There are growing calls for urgent action over the rising levels of abandoned cargo in the aftermath of COVID.
With supply chain congestion and widespread delays in the international container trades set to continue, marine insurers have warned the growing challenges of abandoned cargo will remain and highly likely to increase.
The TT Club said the potential catastrophic impact arising from the deterioration of abandoned cargo cannot be disregarded as a remote risk. However, the considerable costs accruing from container demurrage, detention, storage and disposal regularly result from cargo that, for a variety of reasons, is no longer required by the original receiver or consignee, and is simply abandoned at a port terminal or cargo facility.
The abandonment of cargo is threating to increase safety risks and regulatory infraction, as well as place significant demands on management and operational resources to resolve individual cases.
“Levels of cargo abandonment have always been problematic to forwarders, NVOCs, logistics operators and, of course container terminals,” explained Peregrine Storrs-Fox, TT’s Risk Management Director. “The surge in container demand over recent months has however compounded container ship capacity issues, port congestion and consequent severe transit delays. These factors will do little to alleviate the practice of cargo interests, in circumstances of loss of market for goods or bankruptcy, simply relinquishing ownership of consignments.”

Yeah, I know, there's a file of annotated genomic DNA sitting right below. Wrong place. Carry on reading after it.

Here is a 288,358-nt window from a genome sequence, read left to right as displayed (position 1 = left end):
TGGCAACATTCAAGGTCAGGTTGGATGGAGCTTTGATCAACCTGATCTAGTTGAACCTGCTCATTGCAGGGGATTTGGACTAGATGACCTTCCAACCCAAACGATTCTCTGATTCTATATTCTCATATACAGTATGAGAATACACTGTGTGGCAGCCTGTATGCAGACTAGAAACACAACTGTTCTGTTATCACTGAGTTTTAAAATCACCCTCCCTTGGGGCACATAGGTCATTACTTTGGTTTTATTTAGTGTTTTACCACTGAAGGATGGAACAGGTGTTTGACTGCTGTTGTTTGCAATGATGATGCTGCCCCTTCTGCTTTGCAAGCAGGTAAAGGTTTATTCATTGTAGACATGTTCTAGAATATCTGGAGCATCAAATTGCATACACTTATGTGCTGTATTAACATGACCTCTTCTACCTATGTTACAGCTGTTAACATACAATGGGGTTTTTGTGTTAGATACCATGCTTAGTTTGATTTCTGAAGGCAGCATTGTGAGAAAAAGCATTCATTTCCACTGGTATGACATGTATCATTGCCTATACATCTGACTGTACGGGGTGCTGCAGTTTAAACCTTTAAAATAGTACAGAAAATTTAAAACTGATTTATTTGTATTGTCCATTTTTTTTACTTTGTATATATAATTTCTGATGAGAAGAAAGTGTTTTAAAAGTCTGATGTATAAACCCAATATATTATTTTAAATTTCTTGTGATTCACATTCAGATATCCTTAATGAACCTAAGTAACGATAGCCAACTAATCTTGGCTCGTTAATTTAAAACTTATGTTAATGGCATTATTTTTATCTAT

The TT Club warned those left with the responsibility of removing and/or disposing of the goods and returning the container to the appropriate carrier, are in need of guidance. As such the insurer bas issued a set of guidance that identifies ‘red flags’ that forwarders, logistics operators and carriers should consider.
“Certain commodities such as waste, scrap, materials for recycling and personal effects, previously unknown shippers, particularly individuals rather than companies are deemed red flags,” added the TT Club. “Furthermore, once the cargo is defined as abandoned, the publication outlines the role of enforcement agencies and the responsibilities of others involved in the supply chain. “
“Above all the value of our guidance lies in mitigating the risks associated with abandonment and recommended actions outlined in methodical steps and a ten-point checklist,” concluded Storrs-Fox. “There needs to be a greater understanding of why cargo is abandoned and how it is handled in order to restrict the growth of a serious trend leading to increased safety and cost ramifications.”